Middleweight beltholder Peter Quillin could soon defend his WBO title against promotional stablemate Danny Jacobs.
Where do Marquezes rank among boxing brothers?
The profound success of the Marquez brothers – Rafael and Juan Manuel – begs the question: Where do they rank among the greatest brother combinations in history?
The answer: Very high, although how high is debatable.
The best combination of all time is probably the Gibbons brothers, Tommy and Mike, who fought in the 1910s and ‘20s out of St. Paul, Minn. Neither won a world title – Mike never even fought for one – but their resumes are astounding.
First, they’re a combined 121-7-5 (86 knockouts). Mike Gibbons, a defensive wizard who would do Floyd Mayweather Jr. proud, beat a string of all-time greats by newspaper decisions during a time when official decisions were outlawed. Among his victims: Hall of Famers Harry Greb (against whom he was 1-1), Jack Dillon and Ted “Kid” Lewis.
Tommy Gibbons also had high-profile opposition, losing most-famously to Jack Dempsey in 1923 in the heavyweight championship fight that almost bankrupt the city of Shelby, Montana. He also went 1-2 against Greb and beat George Carpentier, Battling Levinsky and Billy Miske.
“For whatever reason they didn’t have the chance to be world champions,” said Cliff Rold, boxing historian and writer. “Their level of opposition was absurd, though, both of them. Tommy was one of the greatest middleweights and light heavyweights of all time, Mike one of the greatest middleweights.
“You gotta be a bad man to win a newspaper decision over Harry Greb.”
The Marquez brothers might not be too far behind the Gibbonses.
The Mexico City residents are a combined 88-10-1 (71 knockouts) and have won eight major titles between them. And their resumes also are impressive. Juan Manuel has beaten Marco Antonio Barrera, Joel Casamayor and Juan Diaz, and many believe his 0-1-1 record against Manny Pacquiao should be 2-0.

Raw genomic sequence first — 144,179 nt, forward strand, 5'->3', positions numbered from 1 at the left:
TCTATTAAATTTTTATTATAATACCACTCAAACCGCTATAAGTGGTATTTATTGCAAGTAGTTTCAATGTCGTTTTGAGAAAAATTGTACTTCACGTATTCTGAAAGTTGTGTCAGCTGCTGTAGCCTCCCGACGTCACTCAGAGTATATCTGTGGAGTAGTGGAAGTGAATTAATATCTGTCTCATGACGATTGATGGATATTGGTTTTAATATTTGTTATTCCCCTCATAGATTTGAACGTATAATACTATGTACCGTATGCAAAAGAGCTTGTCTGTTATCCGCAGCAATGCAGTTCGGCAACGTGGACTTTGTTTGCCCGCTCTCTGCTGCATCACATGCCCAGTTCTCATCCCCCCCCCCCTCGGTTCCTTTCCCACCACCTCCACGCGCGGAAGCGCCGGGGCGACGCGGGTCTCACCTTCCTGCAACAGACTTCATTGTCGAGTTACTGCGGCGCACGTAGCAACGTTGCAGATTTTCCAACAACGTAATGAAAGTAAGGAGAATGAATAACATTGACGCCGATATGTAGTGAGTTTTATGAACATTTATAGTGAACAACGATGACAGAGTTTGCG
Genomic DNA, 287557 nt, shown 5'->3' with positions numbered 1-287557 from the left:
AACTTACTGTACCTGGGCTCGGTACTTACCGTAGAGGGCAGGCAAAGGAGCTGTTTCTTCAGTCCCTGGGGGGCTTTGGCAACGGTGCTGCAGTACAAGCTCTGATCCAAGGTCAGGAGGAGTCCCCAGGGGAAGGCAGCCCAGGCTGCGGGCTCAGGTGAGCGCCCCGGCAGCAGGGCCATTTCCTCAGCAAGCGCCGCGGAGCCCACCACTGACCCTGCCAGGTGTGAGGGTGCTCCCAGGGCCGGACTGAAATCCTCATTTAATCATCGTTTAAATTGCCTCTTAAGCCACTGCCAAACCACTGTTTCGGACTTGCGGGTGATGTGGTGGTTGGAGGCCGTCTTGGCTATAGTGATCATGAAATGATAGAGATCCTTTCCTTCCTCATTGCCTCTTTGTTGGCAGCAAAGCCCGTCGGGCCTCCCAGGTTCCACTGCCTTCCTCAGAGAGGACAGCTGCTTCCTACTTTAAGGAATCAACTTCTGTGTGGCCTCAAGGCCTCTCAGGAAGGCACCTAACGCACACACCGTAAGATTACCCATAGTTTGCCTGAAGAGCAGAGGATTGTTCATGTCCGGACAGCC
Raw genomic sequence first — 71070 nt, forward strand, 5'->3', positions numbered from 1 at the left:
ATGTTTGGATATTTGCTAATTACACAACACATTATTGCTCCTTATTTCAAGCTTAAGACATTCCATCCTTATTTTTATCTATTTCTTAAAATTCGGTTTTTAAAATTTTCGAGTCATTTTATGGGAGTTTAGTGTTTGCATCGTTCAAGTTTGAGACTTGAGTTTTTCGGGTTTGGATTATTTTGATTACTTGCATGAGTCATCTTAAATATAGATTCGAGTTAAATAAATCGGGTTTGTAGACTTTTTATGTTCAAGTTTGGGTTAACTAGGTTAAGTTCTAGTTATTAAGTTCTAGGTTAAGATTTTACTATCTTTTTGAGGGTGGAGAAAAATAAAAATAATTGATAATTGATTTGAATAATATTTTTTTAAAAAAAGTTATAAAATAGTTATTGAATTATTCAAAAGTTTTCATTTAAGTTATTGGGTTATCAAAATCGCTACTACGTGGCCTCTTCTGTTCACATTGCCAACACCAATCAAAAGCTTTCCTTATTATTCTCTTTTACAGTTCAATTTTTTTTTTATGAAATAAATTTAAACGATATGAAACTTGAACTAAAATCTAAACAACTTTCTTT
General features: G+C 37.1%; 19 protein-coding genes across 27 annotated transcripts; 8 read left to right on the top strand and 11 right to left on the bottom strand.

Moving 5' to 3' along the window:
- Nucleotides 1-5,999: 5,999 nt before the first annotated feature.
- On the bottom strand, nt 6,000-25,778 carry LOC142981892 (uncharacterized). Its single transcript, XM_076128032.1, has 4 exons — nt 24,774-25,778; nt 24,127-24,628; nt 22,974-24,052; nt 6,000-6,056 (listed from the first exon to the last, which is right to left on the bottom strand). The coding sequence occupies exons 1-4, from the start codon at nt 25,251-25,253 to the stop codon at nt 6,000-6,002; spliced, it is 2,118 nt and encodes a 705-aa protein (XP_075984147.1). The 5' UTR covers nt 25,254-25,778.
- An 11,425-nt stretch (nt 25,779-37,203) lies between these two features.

Rafael beat Mark Johnson (twice), Tim Austin, Silence Mabuza (twice) and Israel Vazquez in the first fight of their trilogy, in which he lost the last two.
Both probably will join the Gibbonses in the International Boxing Hall of Fame one day.
“I would say the Gibbons brothers would probably be a little ahead of the Marquezes because of their depth of competition,” Rold said.
What about the Klitschko brothers, Vitali and Wladimir? They could be the best heavyweight brothers ever – better than the Spinkses and Baers, among others – but aren’t in the same class as their Mexican counterparts in part because of weak opposition.
“If the Marquezes were the same size as the Klitschkos, they’d mop up the ring with them,” Rold said.
Other brother combinations included great fighters but typically there is a significant drop off in regard to the second brother.
Orlando and Gaby Canizales are among the best, Orlando being a Hall of Famer. Donald and Bruce Curry were both accomplished. Terry Norris is another Hall of Famer and Orlin was capable. Khaosai Galaxy is in the Hall and Khaokor was a two-time titleholder. Koki and Daiki Kameda have both held titles. The brothers Tiozzo, Rocchigiani, Penalosa and Ruelas are among others who were successful.
But none quite reach the level of the Gibbons and Marquez brothers.